What to do if you Picked the Wrong Medicare Drug Coverage
Each year, during an enrollment period that takes place from October 15 to December 7, Medicare beneficiaries can make changes to their Medicare coverage. Beneficiaries can switch between Original Medicare and private Medicare Advantage plans, they can switch between Medicare Advantage plans, and they can join or change stand-alone Part D prescription drug plans. These changes go into effect on January 1.
For the enrollment period that just ended this past December, the Centers for Medicare and Medicaid Services (CMS) rolled out a completely redesigned Medicare Plan Finder tool. Medicare beneficiaries can use this online tool to compare plan options, estimate costs, and enroll in plans. In late November 2019, CMS reported that Plan Finder traffic was 14% higher than in 2018.
However, you may have heard about reports of “glitches” with the new Plan Finder. These include inaccurate details about drug prices and pharmacy networks. Some people also reported difficulty sorting search results. Although CMS updated the Plan Finder almost daily, beneficiaries may have signed up for plans before the mistakes were caught. Unfortunately, now that their new coverage has started, some people are learning that the plans they chose do not work well for them. For example, their copays might be higher than estimated on the Plan Finder, or their preferred pharmacy might not be in their new plan’s network.
If you chose a Medicare Advantage plan or Part D plan based on bad information, you may be able to change your plan. CMS has a process for you to request a special enrollment period that would allow you to change your plan. You can call 1-800-MEDICARE and explain that there is an issue with your plan choice. If your choice was based on inaccurate information, you might be granted a special enrollment period to change your coverage.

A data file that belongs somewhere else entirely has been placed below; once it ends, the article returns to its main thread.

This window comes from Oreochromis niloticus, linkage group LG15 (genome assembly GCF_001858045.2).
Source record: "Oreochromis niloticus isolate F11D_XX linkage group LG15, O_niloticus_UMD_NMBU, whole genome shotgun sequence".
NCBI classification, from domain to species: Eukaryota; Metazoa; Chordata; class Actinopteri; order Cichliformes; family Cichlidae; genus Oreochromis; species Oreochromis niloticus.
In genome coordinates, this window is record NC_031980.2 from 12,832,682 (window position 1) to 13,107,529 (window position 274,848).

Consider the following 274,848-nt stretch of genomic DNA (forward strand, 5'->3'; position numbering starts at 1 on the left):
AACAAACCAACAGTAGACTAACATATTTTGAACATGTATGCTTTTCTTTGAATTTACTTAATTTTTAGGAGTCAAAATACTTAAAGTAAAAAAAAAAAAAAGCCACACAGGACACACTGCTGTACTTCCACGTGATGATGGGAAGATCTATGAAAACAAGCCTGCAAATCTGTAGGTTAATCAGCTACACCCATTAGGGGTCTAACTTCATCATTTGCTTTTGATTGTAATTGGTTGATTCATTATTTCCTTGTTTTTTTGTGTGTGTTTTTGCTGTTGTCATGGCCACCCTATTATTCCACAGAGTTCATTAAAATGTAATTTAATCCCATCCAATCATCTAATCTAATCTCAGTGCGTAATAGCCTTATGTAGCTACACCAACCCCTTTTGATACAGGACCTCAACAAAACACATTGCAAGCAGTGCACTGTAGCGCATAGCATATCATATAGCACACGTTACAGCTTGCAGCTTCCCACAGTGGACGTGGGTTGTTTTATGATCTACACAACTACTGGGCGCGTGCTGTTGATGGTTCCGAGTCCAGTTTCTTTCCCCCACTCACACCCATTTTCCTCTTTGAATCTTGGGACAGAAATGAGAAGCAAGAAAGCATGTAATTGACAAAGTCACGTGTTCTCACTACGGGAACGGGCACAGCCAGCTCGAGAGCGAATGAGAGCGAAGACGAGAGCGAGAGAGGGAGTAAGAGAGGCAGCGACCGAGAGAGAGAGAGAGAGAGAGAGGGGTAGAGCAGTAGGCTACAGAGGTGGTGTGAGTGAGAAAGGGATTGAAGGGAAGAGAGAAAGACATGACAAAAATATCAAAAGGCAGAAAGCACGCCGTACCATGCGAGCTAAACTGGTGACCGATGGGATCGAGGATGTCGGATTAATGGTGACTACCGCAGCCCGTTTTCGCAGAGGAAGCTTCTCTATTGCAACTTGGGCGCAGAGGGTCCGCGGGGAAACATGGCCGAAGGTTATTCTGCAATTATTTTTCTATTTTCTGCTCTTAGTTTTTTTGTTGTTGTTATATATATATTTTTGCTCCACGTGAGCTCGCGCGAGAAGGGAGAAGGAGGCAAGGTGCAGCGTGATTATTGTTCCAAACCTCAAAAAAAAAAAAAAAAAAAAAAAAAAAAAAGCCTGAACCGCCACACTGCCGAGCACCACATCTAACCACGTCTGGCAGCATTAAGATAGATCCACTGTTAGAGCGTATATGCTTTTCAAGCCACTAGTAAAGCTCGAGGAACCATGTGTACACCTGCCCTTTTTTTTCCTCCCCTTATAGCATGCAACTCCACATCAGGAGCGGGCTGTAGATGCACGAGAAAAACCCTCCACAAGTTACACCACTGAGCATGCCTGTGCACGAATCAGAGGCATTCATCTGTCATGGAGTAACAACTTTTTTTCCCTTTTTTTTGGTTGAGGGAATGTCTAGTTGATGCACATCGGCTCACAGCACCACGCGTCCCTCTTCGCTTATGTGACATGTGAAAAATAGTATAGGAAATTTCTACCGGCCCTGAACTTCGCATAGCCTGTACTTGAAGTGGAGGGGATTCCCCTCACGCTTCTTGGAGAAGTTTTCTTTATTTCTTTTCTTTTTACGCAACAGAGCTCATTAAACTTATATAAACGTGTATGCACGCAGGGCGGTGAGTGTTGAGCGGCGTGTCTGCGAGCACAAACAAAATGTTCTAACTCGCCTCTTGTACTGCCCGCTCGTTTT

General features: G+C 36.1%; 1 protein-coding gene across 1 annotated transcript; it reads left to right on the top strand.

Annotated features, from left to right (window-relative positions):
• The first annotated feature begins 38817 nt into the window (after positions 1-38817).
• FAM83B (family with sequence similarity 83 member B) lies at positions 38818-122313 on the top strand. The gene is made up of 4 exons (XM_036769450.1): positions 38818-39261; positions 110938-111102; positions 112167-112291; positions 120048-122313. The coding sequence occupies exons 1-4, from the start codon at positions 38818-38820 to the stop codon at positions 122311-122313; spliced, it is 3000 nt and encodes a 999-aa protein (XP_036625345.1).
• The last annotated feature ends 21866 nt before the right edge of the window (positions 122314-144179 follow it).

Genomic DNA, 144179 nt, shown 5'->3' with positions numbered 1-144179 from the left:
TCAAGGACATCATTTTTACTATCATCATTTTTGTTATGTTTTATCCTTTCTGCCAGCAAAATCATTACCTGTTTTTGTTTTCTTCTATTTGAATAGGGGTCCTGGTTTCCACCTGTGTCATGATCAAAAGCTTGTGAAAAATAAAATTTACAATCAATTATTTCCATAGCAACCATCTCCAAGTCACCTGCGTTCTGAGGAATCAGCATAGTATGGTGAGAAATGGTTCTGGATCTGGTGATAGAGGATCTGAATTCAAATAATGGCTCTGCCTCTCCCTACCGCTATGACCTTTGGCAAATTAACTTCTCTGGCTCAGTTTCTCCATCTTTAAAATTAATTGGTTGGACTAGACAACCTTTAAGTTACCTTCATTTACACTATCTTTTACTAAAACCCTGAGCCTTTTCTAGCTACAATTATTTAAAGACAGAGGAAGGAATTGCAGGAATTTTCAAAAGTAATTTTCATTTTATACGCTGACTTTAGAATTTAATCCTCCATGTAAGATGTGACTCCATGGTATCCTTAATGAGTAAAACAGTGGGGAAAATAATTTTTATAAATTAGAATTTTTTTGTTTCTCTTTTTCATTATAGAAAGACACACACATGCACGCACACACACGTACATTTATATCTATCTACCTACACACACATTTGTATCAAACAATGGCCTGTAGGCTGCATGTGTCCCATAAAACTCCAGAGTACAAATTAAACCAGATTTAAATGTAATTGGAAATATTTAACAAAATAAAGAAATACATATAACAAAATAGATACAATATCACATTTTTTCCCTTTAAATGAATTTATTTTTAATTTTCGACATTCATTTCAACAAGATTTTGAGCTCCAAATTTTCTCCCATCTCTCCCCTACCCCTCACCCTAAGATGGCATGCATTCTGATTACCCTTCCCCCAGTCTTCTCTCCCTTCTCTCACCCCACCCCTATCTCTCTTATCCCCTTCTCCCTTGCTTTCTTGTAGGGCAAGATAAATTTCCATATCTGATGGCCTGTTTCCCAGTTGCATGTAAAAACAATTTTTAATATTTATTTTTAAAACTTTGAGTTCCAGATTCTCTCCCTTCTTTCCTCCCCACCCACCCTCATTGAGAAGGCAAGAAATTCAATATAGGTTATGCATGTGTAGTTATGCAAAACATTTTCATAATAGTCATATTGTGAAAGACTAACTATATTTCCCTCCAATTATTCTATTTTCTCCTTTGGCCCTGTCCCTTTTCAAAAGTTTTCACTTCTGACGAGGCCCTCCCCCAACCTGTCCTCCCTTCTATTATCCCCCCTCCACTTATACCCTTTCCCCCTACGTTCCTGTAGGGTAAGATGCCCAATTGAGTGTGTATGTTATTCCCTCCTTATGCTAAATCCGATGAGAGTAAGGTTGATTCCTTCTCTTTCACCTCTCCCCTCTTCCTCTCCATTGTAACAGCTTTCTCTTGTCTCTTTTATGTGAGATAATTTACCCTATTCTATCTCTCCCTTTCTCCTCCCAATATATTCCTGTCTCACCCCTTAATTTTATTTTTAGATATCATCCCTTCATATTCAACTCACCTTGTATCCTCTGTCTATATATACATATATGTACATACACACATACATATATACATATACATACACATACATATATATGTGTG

People who are enrolled in a Medicare Advantage plan already have an opportunity to switch plans. Each year, from January 1 until March 31, beneficiaries enrolled in Advantage plans can change plans or switch to original Medicare and a stand-alone Part D plan.
In addition, some other circumstances will give you a special enrollment period to change plans. For example, people who recently moved to a new area with different coverage options, lost employer-sponsored drug coverage, or were recently released from jail may qualify for a special enrollment period. In addition, someone living in a skilled nursing facility can switch or drop plans. Finally, if you are enrolled in both Medicare and Medicaid, you have additional opportunities for a special enrollment period.
If you have any questions about whether you qualify for a special enrollment period or would like help choosing a new plan, please contact your local Aging and Disability Resource Center. If you have an urgent need for medication, and you cannot fill your prescription because your Medicare plan does not work the way you expected to, please contact the Aging and Disability Resource Center right away.